Cancer stage at diagnosis refers to the extent or spread of cancer at the time of diagnosis. The AIHW, Cancer Australia and state and territory cancer registries worked together to produce national population-level data on cancer stage at diagnosis for the 5 most commonly diagnosed cancers (breast, prostate, colorectal and lung cancers and melanoma of the skin) diagnosed in 2011. These cancers were assigned a ‘stage’ from I to IV. The higher the number, the further the cancer had spread at the time of diagnosis. The national statistics on cancer by stage at diagnosis from the above-mentioned project remain the most recent available.

Collection and analysis of data on cancer stage at diagnosis enhances the understanding of the variation in cancer stage at the time of diagnosis and how it affects survival.

In 2011:

  • most cancers were diagnosed at stage I or II (66%), with melanoma of the skin having the highest percentage diagnosed at stage I (78%)
  • 12% of cases diagnosed with 1 of the 5 most commonly diagnosed cancers presented with a stage IV cancer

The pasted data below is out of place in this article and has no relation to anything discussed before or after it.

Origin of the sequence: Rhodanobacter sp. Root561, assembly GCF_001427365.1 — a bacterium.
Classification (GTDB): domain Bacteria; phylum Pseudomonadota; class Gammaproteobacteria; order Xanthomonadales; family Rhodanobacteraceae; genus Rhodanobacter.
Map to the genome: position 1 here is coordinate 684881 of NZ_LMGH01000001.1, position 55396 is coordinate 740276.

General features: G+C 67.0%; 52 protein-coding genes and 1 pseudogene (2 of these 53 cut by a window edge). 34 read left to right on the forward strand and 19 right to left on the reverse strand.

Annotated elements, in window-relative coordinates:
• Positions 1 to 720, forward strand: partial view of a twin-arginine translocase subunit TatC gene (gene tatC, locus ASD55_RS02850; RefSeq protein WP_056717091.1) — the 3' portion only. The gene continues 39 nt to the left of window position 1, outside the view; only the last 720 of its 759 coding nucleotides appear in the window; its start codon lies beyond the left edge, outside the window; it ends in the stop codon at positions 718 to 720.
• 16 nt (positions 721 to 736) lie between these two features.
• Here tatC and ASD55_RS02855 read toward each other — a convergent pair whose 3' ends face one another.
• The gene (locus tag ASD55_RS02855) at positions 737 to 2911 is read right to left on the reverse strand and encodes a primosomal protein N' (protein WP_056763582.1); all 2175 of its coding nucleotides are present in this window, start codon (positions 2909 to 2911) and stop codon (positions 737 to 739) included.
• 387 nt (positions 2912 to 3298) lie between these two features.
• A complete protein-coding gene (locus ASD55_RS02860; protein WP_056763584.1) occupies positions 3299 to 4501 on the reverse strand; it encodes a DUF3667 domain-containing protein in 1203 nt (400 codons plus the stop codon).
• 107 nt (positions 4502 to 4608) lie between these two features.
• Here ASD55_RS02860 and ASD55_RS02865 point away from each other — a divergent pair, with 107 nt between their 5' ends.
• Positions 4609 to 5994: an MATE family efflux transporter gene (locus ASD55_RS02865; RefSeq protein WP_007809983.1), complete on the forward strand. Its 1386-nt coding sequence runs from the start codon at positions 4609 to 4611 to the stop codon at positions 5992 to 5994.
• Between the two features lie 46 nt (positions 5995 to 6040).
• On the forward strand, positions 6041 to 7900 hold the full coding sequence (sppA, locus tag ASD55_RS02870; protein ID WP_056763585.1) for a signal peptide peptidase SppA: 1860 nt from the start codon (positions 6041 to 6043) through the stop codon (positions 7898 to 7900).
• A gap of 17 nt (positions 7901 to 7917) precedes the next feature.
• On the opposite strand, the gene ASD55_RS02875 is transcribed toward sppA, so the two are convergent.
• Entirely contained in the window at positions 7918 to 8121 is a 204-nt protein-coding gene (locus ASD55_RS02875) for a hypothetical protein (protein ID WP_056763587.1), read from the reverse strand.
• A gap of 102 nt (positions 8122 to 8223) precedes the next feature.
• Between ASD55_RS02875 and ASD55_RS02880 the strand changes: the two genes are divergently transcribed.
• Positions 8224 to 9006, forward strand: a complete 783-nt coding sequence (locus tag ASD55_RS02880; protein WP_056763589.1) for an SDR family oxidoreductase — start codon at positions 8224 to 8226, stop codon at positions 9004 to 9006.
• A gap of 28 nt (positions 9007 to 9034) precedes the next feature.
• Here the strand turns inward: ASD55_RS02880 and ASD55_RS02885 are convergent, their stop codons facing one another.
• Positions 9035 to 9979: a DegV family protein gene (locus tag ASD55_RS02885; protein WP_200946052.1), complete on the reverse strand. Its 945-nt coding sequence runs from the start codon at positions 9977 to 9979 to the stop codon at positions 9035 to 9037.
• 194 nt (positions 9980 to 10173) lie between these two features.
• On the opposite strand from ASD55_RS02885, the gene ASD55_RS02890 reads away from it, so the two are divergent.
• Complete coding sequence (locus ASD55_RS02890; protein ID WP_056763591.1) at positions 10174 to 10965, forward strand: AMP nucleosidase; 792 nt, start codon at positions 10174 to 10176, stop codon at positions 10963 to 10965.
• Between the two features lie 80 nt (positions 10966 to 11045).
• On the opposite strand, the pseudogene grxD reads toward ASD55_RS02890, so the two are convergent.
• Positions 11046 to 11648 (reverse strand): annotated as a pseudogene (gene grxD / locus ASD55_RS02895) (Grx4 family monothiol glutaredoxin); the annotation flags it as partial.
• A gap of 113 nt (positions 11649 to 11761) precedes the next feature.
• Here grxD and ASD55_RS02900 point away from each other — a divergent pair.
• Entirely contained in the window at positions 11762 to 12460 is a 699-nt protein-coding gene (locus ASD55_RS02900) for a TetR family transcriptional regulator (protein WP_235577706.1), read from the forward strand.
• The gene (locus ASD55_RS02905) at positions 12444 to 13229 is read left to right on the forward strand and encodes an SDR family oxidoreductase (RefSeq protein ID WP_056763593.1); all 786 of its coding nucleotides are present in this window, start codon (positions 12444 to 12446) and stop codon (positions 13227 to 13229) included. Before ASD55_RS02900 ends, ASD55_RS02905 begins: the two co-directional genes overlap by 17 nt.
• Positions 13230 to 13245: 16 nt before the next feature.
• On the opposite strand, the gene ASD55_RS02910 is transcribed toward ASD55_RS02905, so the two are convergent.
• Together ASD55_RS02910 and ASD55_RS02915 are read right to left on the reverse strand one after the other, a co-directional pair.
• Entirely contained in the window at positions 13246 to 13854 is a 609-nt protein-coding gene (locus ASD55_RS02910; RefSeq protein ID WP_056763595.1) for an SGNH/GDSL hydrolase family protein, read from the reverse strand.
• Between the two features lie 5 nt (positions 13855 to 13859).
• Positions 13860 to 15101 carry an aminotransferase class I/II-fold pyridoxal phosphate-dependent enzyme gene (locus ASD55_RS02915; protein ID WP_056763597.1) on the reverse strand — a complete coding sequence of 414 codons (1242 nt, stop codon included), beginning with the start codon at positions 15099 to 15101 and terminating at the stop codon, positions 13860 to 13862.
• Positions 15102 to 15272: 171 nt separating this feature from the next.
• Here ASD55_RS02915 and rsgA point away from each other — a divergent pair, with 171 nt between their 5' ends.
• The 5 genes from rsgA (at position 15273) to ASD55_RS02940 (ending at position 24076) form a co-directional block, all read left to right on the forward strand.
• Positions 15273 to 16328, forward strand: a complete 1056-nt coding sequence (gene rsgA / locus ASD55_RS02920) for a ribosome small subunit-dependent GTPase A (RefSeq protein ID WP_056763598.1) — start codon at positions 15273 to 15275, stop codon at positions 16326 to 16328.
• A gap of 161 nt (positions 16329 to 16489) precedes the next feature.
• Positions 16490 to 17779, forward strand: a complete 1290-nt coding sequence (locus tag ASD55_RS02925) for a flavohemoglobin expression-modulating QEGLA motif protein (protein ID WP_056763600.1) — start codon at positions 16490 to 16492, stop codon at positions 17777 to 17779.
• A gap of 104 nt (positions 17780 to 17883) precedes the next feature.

• stage IV cancer accounted for 42% of lung cancers diagnosed, which was the highest percentage of the 5 cancers.

Survival

Information on survival from cancer indicates cancer prognosis and the effectiveness of treatment available. Relative survival refers to the probability of being alive for a given amount of time after diagnosis compared to the general population (see Glossary). A 5-year relative survival figure of 100% means that the cancer has no impact on people’s chance of still being alive 5 years after diagnosis, whereas a figure of 50% means that the cancer has halved that chance.

During 2012–2016 in Australia:

  • individuals diagnosed with cancer had, on average, a lower (69%) chance of surviving for at least 5 years after diagnosis compared with their counterparts in the general population (referred to as ‘5-year relative survival’)
  • among people who had already survived 5 years past their cancer diagnosis, the chance of surviving at least another 5 years was 92%
  • survival rates vary considerably between cancer types—cancers such as testicular, thyroid and prostate cancer have 5-year survival rates over 95% while cancers such as pancreatic, liver and lung cancers and mesothelioma have 5-year survival rates of less than 20%
  • 5-year survival rates increased from 5 in 10 (51%) in 1987–1991 to nearly 7 in 10 (69%) in 2012–2016.

Survival by stage of diagnosis

The stage of cancer at diagnosis and subsequent treatment outcomes are important determinants of cancer survival. Five-year relative survival rates were highest for cancers diagnosed at earlier stages.